The World Cup 2018 and some tax factoids about Russia

picture of luzhniki football stadium in moscow - home to the russian national football team

This quadrennium’s host country

In a couple of days the 2018 World Cup will kick off in Moscow where Russia will play Saudi Arabia in the first match at the Luzhniki stadium, the home of the Russian national football team.

The story of the stadium is a jaunt through modern Russian history. Since its inception in 1954 its creator then, the soviet USSR has transitioned into a democracy; seeing the election of Boris Yeltsin in 1991 with presidential elections ever since.

The total transformation of Russia’s tax system

Russia’s wholesale move over from communism to a capitalistic open market economy has provided the opportunity to witness a tax system change of considerable proportions.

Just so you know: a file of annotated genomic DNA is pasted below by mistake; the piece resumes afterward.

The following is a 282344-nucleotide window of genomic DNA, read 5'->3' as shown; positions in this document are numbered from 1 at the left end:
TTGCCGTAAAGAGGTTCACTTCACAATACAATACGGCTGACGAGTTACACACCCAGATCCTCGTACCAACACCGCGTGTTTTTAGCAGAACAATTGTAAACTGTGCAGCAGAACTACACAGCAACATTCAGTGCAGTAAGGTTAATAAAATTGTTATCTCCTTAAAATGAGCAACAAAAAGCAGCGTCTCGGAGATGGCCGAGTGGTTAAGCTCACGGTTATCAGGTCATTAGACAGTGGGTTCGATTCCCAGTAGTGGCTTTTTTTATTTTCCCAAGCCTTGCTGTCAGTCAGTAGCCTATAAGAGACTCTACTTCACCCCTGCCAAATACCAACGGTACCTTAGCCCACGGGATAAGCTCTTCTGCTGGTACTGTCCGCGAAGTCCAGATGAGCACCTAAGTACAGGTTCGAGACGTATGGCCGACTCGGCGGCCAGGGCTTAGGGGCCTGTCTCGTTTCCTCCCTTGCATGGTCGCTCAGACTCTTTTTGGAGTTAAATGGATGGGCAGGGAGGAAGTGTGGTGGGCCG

Prior to 31st July 1998 the tax system was made up from laws from various recent income tax and corporate tax laws enacted by the Soviet Union. The new government completely re-wrote the tax code and implemented it in two parts.

  • From February 1996 – the new day-to-day framework of how the government will interact with taxpayers.
  • From August 2000 – introduced the new flat rate type of tax which stands, at the same rate, to this day.

An important note in the code removes all doubt about what taxes people should and should not pay:

“Taxes or levies not listed explicitly by the Code or enacted in violation of its specific provisions are deemed illegal and void.”

Which seems to be a clear step forward to modern day government transparency as no tax could be demanded without reference to the provision in the code.

Quick read infographic

I’ve dropped in an infographic with the sources annotated for a very very quick read below.

Picture of an infographic about the Iberian derby